Rambo has received mixed reviews from film critics. On Rotten Tomatoes, the film scores 33% out of 125 reviews as of April 21, 2008 [13]. Metacritic reported the film had an average score of 46 out of 100, based on 25 reviews. [14] However, on the positive side, as of 22 April 2008, the film has received a 7.6/10 rating on the Internet Movie Database, based on over 39,000 votes.

Some critics have expressed their displeasure with the amount of violence and lack of a good plot. Variety called it "a notably cheerless exercise", while Newsday pointed out that "the battle sequences are so muddled in execution that we can't tell who's killing whom." The Philadelphia Inquirer was equally unimpressed, labeling Rambo a "slab of action porn" in which the director-star resembles a "mothballed Conan The Barbarian." The Hollywood Reporter critic simply signed off with, "Sorry Sly, not this time."

In his review for the New York Times, A.O. Scott wrote, "Mr. Stallone is smart enough — or maybe dumb enough, though I tend to think not — to present the mythic dimensions of the character without apology or irony. His face looks like a misshapen chunk of granite, and his acting is only slightly more expressive, but the man gets the job done. Welcome back." [15] Michael H. Price of Fort Worth Business Press wrote, "Stallone invests the role with a realistic acceptance of the aging process, and with traces reminiscent of Humphrey Bogart in 1951’s The African Queen and Clint Eastwood in 1992’s Unforgiven — to say nothing of the influences that the original First Blood had absorbed from Marlon Brando in 1953’s The Wild One and Tom Laughlin in 1971’s Billy Jack." [16] Jonathan Garret (a former writer for the Atlanta Journal Constitution) said in an interview: "Rambo is the most violent movie I have ever seen. The last 11 minutes of the film are so violent, it makes We Were Soldiers look like Sesame Street".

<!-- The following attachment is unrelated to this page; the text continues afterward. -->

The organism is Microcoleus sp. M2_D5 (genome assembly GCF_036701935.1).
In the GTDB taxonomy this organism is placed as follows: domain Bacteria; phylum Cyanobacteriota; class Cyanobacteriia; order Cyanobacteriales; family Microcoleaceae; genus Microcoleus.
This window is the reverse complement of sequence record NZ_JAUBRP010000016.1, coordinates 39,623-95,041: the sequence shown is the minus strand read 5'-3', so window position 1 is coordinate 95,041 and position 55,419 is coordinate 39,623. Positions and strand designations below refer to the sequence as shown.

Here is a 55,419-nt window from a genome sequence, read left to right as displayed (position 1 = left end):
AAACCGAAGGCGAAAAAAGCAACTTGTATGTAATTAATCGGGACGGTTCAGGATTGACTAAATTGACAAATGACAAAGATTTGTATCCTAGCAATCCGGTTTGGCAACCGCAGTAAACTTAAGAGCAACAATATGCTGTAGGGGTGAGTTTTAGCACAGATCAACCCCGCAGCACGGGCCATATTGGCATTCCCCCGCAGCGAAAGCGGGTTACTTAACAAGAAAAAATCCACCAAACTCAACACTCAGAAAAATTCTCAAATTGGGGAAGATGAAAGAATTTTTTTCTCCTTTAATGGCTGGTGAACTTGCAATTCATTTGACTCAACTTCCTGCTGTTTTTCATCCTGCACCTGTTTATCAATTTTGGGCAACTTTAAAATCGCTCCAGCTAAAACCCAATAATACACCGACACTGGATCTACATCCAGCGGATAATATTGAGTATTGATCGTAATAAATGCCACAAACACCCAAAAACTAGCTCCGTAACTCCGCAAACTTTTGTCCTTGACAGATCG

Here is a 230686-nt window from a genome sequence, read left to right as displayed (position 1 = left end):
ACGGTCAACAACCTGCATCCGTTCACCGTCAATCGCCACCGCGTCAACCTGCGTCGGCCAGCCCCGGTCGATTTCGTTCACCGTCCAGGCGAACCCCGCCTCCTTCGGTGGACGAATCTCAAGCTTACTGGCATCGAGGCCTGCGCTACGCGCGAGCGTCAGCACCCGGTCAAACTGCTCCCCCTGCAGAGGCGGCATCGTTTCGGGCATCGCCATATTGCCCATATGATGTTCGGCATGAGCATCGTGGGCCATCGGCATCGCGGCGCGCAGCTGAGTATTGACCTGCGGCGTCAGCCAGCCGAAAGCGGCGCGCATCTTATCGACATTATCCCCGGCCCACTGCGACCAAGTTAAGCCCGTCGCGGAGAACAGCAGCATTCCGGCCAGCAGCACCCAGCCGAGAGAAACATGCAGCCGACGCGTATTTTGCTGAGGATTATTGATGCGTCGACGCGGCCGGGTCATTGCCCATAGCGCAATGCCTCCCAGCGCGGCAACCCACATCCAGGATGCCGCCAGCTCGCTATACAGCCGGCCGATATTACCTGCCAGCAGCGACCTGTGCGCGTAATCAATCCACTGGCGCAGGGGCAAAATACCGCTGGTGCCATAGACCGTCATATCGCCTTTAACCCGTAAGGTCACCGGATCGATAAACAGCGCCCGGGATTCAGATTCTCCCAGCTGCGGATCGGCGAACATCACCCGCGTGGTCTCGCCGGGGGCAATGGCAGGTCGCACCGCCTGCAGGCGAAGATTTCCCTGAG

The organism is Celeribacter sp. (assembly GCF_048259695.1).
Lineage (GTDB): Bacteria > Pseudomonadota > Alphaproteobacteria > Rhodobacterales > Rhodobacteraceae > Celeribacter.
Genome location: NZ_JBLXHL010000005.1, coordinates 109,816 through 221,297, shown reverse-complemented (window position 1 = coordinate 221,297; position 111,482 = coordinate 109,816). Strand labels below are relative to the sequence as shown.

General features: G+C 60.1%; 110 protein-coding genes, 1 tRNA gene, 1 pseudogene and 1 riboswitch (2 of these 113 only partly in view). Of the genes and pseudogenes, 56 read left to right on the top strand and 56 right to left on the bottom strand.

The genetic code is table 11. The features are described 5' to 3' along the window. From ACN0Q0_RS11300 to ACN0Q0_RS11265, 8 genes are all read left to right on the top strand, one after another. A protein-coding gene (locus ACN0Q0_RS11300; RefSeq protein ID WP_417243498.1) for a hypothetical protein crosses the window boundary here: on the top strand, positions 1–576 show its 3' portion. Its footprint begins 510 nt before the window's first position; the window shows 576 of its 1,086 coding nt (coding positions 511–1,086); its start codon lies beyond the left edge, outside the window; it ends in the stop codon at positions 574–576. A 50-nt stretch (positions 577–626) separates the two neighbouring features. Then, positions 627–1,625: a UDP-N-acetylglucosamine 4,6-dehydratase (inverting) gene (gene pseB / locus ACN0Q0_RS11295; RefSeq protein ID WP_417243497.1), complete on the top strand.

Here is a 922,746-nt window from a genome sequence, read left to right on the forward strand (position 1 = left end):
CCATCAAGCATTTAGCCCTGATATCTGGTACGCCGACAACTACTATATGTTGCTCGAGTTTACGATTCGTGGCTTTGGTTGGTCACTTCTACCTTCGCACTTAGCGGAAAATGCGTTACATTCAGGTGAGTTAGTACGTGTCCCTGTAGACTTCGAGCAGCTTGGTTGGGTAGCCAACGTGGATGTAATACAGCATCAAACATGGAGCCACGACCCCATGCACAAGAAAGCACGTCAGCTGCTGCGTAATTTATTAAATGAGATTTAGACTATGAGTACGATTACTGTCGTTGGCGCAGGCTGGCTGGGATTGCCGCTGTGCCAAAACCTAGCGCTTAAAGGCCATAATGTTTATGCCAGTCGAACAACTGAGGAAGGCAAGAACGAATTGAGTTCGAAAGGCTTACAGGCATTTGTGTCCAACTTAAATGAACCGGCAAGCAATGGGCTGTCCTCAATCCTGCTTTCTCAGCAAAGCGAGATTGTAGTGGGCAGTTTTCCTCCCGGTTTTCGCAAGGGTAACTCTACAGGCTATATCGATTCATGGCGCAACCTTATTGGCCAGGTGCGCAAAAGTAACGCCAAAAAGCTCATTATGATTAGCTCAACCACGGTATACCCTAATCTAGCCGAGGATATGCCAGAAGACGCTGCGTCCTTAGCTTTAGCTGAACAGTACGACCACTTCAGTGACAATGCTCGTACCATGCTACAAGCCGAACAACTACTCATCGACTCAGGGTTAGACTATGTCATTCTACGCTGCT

When asked what his take on the film was, First Blood writer David Morrell said, "Overall, I'm pleased. [...] This is the first time that the tone of First Blood the novel has been used in any of the movies. [...] It's not a 4-star movie--the villains are superficial, and the climax is overextended. But this is a solid three stars." [17]

The Burmese military junta has ordered DVD vendors in Myanmar not to distribute the film due to the movie's content. [18] Rambo is available on bootlegs however, and it is a great hit amongst the Karen Freedom Fighters and Burmese exiles critical of the Burmese military dictatorship. According to Karen Freedom Fighters, this movie gave them a great boost of morale. Also, overseas Burmese praise the movie for its vivid portrayal of the Burmese military's oppression of the Karen people. [19]

Sequels

Main article: Rambo V

On February 2, 2008, Sylvester Stallone informed Reuters in an interview that making a fifth Rambo would depend on the success of the fourth movie but that he thought he was "gearing one up" and that it would "be quite different". [20] On March 10, 2008, Moviehole.net revealed that in an interview with Metro magazine, Stallone said that he was "half-way through" writing Rambo V and that it would not be another war movie. [21] On March 20, Moviehole.net also said that ScreenDaily.com had revealed that the film would be shot in Bulgaria and later received word from a source that Bulgaria was to double for John Rambo's home town in Arizona. [22] [23]

DVD release